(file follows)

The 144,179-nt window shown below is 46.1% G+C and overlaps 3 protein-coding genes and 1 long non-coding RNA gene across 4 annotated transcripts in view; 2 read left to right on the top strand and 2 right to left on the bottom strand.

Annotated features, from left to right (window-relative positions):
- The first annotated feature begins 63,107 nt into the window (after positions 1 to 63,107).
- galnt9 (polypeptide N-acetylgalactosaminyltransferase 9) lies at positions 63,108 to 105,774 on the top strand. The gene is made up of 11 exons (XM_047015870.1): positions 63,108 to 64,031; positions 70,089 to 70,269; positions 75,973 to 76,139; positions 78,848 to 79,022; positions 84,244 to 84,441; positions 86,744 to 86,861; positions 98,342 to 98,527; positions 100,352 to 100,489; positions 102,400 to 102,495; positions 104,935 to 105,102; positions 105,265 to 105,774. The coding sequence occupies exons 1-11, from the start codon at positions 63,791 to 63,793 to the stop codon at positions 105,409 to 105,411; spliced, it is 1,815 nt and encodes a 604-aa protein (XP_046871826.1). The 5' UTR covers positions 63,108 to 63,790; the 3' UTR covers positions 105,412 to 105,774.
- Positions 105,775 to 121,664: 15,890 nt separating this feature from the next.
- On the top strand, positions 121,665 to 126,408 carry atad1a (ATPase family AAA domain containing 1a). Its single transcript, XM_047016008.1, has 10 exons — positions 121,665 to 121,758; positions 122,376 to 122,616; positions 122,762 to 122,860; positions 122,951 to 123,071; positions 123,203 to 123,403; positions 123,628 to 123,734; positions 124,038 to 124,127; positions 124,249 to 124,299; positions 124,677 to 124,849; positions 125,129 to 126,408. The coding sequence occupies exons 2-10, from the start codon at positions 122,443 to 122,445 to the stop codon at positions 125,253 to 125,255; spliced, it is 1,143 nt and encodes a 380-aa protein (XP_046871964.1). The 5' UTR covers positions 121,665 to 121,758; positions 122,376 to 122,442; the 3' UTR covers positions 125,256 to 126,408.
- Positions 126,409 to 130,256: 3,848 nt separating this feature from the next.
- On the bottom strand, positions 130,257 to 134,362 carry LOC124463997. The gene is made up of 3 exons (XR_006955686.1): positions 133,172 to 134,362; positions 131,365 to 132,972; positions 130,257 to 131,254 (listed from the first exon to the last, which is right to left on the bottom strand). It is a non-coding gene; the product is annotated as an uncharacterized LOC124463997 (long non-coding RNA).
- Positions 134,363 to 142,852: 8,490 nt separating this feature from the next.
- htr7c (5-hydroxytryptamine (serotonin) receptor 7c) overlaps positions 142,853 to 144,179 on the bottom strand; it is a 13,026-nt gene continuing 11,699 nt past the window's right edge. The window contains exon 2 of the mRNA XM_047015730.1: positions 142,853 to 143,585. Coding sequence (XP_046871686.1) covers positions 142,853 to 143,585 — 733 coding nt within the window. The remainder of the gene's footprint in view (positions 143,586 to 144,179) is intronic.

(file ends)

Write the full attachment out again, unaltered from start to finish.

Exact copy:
The 144,179-nt window shown below is 46.1% G+C and overlaps 3 protein-coding genes and 1 long non-coding RNA gene across 4 annotated transcripts in view; 2 read left to right on the top strand and 2 right to left on the bottom strand.

Annotated features, from left to right (window-relative positions):
- The first annotated feature begins 63,107 nt into the window (after positions 1 to 63,107).
- galnt9 (polypeptide N-acetylgalactosaminyltransferase 9) lies at positions 63,108 to 105,774 on the top strand. The gene is made up of 11 exons (XM_047015870.1): positions 63,108 to 64,031; positions 70,089 to 70,269; positions 75,973 to 76,139; positions 78,848 to 79,022; positions 84,244 to 84,441; positions 86,744 to 86,861; positions 98,342 to 98,527; positions 100,352 to 100,489; positions 102,400 to 102,495; positions 104,935 to 105,102; positions 105,265 to 105,774. The coding sequence occupies exons 1-11, from the start codon at positions 63,791 to 63,793 to the stop codon at positions 105,409 to 105,411; spliced, it is 1,815 nt and encodes a 604-aa protein (XP_046871826.1). The 5' UTR covers positions 63,108 to 63,790; the 3' UTR covers positions 105,412 to 105,774.
- Positions 105,775 to 121,664: 15,890 nt separating this feature from the next.
- On the top strand, positions 121,665 to 126,408 carry atad1a (ATPase family AAA domain containing 1a). Its single transcript, XM_047016008.1, has 10 exons — positions 121,665 to 121,758; positions 122,376 to 122,616; positions 122,762 to 122,860; positions 122,951 to 123,071; positions 123,203 to 123,403; positions 123,628 to 123,734; positions 124,038 to 124,127; positions 124,249 to 124,299; positions 124,677 to 124,849; positions 125,129 to 126,408. The coding sequence occupies exons 2-10, from the start codon at positions 122,443 to 122,445 to the stop codon at positions 125,253 to 125,255; spliced, it is 1,143 nt and encodes a 380-aa protein (XP_046871964.1). The 5' UTR covers positions 121,665 to 121,758; positions 122,376 to 122,442; the 3' UTR covers positions 125,256 to 126,408.
- Positions 126,409 to 130,256: 3,848 nt separating this feature from the next.
- On the bottom strand, positions 130,257 to 134,362 carry LOC124463997. The gene is made up of 3 exons (XR_006955686.1): positions 133,172 to 134,362; positions 131,365 to 132,972; positions 130,257 to 131,254 (listed from the first exon to the last, which is right to left on the bottom strand). It is a non-coding gene; the product is annotated as an uncharacterized LOC124463997 (long non-coding RNA).
- Positions 134,363 to 142,852: 8,490 nt separating this feature from the next.
- htr7c (5-hydroxytryptamine (serotonin) receptor 7c) overlaps positions 142,853 to 144,179 on the bottom strand; it is a 13,026-nt gene continuing 11,699 nt past the window's right edge. The window contains exon 2 of the mRNA XM_047015730.1: positions 142,853 to 143,585. Coding sequence (XP_046871686.1) covers positions 142,853 to 143,585 — 733 coding nt within the window. The remainder of the gene's footprint in view (positions 143,586 to 144,179) is intronic.